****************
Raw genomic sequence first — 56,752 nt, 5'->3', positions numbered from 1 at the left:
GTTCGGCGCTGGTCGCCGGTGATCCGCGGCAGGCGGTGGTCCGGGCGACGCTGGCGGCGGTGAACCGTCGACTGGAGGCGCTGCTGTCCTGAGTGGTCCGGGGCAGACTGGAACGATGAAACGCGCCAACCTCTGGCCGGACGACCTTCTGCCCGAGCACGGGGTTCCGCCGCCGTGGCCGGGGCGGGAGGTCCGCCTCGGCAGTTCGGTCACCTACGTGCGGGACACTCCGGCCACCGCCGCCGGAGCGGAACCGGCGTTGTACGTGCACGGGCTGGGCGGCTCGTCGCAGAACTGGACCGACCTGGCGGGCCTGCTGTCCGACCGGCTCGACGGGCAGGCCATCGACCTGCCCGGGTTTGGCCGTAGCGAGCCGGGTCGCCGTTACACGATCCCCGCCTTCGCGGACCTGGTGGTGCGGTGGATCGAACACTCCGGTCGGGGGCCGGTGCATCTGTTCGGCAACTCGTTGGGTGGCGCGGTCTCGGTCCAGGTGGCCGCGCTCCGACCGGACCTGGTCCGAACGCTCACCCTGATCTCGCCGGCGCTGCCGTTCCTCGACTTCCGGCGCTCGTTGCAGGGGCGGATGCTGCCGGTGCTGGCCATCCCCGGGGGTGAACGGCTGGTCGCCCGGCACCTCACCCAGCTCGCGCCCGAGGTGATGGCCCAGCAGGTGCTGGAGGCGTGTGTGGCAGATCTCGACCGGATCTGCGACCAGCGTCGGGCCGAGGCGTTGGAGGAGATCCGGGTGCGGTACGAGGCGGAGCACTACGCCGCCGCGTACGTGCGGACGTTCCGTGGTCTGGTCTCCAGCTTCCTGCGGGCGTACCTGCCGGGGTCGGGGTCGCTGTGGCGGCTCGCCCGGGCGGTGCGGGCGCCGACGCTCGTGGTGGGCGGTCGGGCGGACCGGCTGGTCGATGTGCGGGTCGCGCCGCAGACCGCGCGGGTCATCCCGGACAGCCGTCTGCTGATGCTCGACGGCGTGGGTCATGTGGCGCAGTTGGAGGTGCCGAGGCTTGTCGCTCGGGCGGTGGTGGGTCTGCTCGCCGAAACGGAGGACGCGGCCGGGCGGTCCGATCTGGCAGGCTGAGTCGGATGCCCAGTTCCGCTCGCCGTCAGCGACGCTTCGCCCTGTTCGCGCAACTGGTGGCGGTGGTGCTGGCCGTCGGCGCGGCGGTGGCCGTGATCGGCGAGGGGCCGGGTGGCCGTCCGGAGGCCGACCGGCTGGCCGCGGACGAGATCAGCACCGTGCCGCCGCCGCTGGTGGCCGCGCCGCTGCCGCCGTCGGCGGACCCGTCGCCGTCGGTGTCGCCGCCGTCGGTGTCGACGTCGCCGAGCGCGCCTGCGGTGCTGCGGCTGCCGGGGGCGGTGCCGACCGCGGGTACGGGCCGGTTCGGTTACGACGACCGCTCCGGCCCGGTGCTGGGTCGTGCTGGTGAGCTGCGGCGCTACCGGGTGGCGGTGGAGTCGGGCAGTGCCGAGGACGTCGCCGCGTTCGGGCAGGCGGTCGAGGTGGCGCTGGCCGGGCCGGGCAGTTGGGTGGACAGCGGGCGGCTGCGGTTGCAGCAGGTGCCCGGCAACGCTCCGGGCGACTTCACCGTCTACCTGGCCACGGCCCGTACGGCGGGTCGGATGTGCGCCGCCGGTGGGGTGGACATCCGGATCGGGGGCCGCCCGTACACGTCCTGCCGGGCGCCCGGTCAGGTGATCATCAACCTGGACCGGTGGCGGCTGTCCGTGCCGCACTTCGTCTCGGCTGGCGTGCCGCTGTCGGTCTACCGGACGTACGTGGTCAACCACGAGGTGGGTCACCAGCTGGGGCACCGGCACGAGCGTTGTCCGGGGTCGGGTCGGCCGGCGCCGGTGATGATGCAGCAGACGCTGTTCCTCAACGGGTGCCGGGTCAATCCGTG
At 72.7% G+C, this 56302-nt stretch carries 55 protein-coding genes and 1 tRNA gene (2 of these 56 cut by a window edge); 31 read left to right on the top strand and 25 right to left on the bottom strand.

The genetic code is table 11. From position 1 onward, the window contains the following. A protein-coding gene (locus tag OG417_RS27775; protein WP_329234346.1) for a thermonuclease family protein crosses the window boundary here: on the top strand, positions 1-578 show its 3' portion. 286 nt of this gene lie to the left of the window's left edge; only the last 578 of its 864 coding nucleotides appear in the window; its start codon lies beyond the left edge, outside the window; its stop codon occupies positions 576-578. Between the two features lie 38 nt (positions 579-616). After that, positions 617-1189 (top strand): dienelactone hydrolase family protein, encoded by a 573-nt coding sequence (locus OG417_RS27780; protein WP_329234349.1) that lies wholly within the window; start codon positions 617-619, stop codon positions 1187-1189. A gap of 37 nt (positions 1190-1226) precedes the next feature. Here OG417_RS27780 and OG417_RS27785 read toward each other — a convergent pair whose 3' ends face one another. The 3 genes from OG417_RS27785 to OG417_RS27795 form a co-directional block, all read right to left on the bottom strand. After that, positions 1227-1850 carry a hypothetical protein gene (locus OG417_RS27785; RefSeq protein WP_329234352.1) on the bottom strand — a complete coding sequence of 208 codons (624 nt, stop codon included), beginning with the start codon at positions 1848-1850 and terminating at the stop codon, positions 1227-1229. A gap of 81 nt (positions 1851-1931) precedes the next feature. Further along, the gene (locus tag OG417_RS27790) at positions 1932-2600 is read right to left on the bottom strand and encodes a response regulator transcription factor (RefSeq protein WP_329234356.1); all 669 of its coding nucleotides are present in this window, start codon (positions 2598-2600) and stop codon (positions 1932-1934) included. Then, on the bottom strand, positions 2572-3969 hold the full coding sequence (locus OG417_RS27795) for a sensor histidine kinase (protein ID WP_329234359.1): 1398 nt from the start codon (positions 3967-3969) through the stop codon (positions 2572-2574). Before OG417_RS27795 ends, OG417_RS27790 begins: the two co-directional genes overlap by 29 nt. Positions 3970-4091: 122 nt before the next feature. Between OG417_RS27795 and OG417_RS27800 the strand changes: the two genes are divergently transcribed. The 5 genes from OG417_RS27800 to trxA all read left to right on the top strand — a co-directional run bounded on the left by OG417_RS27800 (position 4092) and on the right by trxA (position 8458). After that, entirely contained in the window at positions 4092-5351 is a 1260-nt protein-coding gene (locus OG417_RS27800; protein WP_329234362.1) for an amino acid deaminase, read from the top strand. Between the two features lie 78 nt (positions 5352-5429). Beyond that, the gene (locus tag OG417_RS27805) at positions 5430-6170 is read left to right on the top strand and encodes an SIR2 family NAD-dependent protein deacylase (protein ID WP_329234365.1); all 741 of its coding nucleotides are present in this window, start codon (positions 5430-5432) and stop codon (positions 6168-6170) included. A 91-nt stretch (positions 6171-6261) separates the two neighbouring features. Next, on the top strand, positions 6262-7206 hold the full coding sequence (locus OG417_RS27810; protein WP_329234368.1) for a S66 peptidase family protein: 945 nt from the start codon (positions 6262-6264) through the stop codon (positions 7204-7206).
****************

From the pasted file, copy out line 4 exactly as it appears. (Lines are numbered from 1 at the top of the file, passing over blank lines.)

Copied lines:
The genetic code is table 11. From position 1 onward, the window contains the following. A protein-coding gene (locus tag OG417_RS27775; protein WP_329234346.1) for a thermonuclease family protein crosses the window boundary here: on the top strand, positions 1-578 show its 3' portion. 286 nt of this gene lie to the left of the window's left edge; only the last 578 of its 864 coding nucleotides appear in the window; its start codon lies beyond the left edge, outside the window; its stop codon occupies positions 576-578. Between the two features lie 38 nt (positions 579-616). After that, positions 617-1189 (top strand): dienelactone hydrolase family protein, encoded by a 573-nt coding sequence (locus OG417_RS27780; protein WP_329234349.1) that lies wholly within the window; start codon positions 617-619, stop codon positions 1187-1189. A gap of 37 nt (positions 1190-1226) precedes the next feature. Here OG417_RS27780 and OG417_RS27785 read toward each other — a convergent pair whose 3' ends face one another. The 3 genes from OG417_RS27785 to OG417_RS27795 form a co-directional block, all read right to left on the bottom strand. After that, positions 1227-1850 carry a hypothetical protein gene (locus OG417_RS27785; RefSeq protein WP_329234352.1) on the bottom strand — a complete coding sequence of 208 codons (624 nt, stop codon included), beginning with the start codon at positions 1848-1850 and terminating at the stop codon, positions 1227-1229. A gap of 81 nt (positions 1851-1931) precedes the next feature. Further along, the gene (locus tag OG417_RS27790) at positions 1932-2600 is read right to left on the bottom strand and encodes a response regulator transcription factor (RefSeq protein WP_329234356.1); all 669 of its coding nucleotides are present in this window, start codon (positions 2598-2600) and stop codon (positions 1932-1934) included. Then, on the bottom strand, positions 2572-3969 hold the full coding sequence (locus OG417_RS27795) for a sensor histidine kinase (protein ID WP_329234359.1): 1398 nt from the start codon (positions 3967-3969) through the stop codon (positions 2572-2574). Before OG417_RS27795 ends, OG417_RS27790 begins: the two co-directional genes overlap by 29 nt. Positions 3970-4091: 122 nt before the next feature. Between OG417_RS27795 and OG417_RS27800 the strand changes: the two genes are divergently transcribed. The 5 genes from OG417_RS27800 to trxA all read left to right on the top strand — a co-directional run bounded on the left by OG417_RS27800 (position 4092) and on the right by trxA (position 8458). After that, entirely contained in the window at positions 4092-5351 is a 1260-nt protein-coding gene (locus OG417_RS27800; protein WP_329234362.1) for an amino acid deaminase, read from the top strand. Between the two features lie 78 nt (positions 5352-5429). Beyond that, the gene (locus tag OG417_RS27805) at positions 5430-6170 is read left to right on the top strand and encodes an SIR2 family NAD-dependent protein deacylase (protein ID WP_329234365.1); all 741 of its coding nucleotides are present in this window, start codon (positions 5430-5432) and stop codon (positions 6168-6170) included. A 91-nt stretch (positions 6171-6261) separates the two neighbouring features. Next, on the top strand, positions 6262-7206 hold the full coding sequence (locus OG417_RS27810; protein WP_329234368.1) for a S66 peptidase family protein: 945 nt from the start codon (positions 6262-6264) through the stop codon (positions 7204-7206).